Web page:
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RESEARCH ARTICLE

Metronidazole resistance in Trichomonas vaginalis from highland women in Papua New Guinea

Jacqueline A. Upcroft A B F , Linda A. Dunn A B , Tilda Wal C , Sepehr Tabrizi D , Maria G. Delgadillo-Correa E , Patricia J. Johnson E , Suzanne Garland D , Peter Siba C and Peter Upcroft A B
+ Author Affiliations
- Author Affiliations

A Queensland Institute of Medical Research, The Bancroft Centre, 300 Herston Road, Brisbane, Qld 4006, Australia.

B Australian Centre for International and Tropical Health, The University of Queensland, Brisbane, Qld 4029, Australia.

C Papua New Guinea Institute of Medical Research, PO Box 60, Goroka, EHP 441, Papua New Guinea.

D The Royal Women’s Hospital, Department of Microbiology, 132 Grattan Street, Carlton, Melbourne, Vic. 3053, Australia.

E Department of Microbiology, Immunology and Molecular Genetics, University of California Los Angeles School of Medicine, 1602 Molecular Sciences Building, 405 Hilgard Avenue, Los Angeles, CA 90095-1489, USA.

F Corresponding author. Email: Jacqui.Upcroft@qimr.edu.au

Sexual Health 6(4) 334-338 https://doi.org/10.1071/SH09011
Submitted: 3 February 2009  Accepted: 21 May 2009   Published: 13 November 2009

Abstract

Background: The prevalence of the sexually transmissible protozoan parasite Trichomonas vaginalis in the highlands of Papua New Guinea (PNG) has been reported to be as high as 46% and although not previously studied in Papua New Guinea, clinical resistance against metronidazole (Mz), the drug most commonly used to treat trichomoniasis, is well documented worldwide. This study was primarily aimed at assessing resistance to Mz in T. vaginalis strains from the Goroka region. Methods: Consenting patients presenting at the Goroka Base Hospital Sexually Transmitted Diseases (STD) Clinic and local women were asked to provide two vaginal swabs: one for culturing of the parasite; and one for polymerase chain reaction detection of T. vaginalis, Chlamydia trachomatis and Neisseria gonorrhoeae. T. vaginalis isolates were assayed for Mz susceptibility and a selection was genotyped. Results: The prevalence of T. vaginalis was determined to be 32.9% by culture and polymerase chain reaction of swabs among 82 local women and patients from the STD clinic. An unexpectedly high level of in vitro Mz resistance was determined with 17.4% of isolates displaying unexpectedly high resistance to Mz. The ability to identify isolates of T. vaginalis by genotyping was confirmed and the results revealed a more homogeneous T. vaginalis population in Papua New Guinea compared with isolates from elsewhere. Conclusion: T. vaginalis is highly prevalent in the Goroka region and in vitro Mz resistance data suggest that clinical resistance may become an issue.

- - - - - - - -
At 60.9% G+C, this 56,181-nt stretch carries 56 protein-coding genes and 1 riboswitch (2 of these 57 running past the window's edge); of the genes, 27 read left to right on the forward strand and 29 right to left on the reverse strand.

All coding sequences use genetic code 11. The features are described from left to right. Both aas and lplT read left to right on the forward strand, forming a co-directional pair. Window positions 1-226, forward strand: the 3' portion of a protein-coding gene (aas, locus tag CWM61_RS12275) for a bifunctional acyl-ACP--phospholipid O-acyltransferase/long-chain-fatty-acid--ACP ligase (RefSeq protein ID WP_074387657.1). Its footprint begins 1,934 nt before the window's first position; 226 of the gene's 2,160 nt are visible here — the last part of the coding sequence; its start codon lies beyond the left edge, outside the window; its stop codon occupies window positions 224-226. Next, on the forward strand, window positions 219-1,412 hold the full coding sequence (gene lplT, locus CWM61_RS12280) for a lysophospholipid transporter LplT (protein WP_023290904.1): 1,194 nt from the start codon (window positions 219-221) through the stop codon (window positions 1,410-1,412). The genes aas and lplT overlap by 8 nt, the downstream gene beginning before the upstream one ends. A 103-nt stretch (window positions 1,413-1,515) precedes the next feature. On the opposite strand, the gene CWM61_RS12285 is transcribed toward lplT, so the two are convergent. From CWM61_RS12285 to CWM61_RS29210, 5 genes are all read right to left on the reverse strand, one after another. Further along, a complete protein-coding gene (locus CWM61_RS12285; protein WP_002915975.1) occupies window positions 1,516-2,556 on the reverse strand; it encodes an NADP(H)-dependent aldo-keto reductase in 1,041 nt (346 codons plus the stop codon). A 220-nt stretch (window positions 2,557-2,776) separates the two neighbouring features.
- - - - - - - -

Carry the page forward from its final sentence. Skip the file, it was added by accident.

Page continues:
Additional keywords: Chlamydia trachomatis, genotyping, Neisseria gonorrhoeae, polymerase chain reaction, vaginal swab.


Acknowledgements

We thank all those involved in the collection of isolates used in this study especially Hannah Nivea of the PNGIMR, and all those from the Goroka Base Hospital. We acknowledge Lynette Corbeil of University of California, San Diego for kindly allowing us to use T. vaginalis isolates from her collection in this study. This work was made possible through the contribution and enthusiasm of the PNGIMR. It was supported by a Winston Churchill Memorial Trust Travel Fellowship to J.A.U. and by the Australian Centre for International and Tropical Health and Nutrition. The work carried out in this study was approved by the Medical Research Advisory Committee of Papua New Guinea. We acknowledge support by an NIH U01 Cooperative Research Agreement AI75527.


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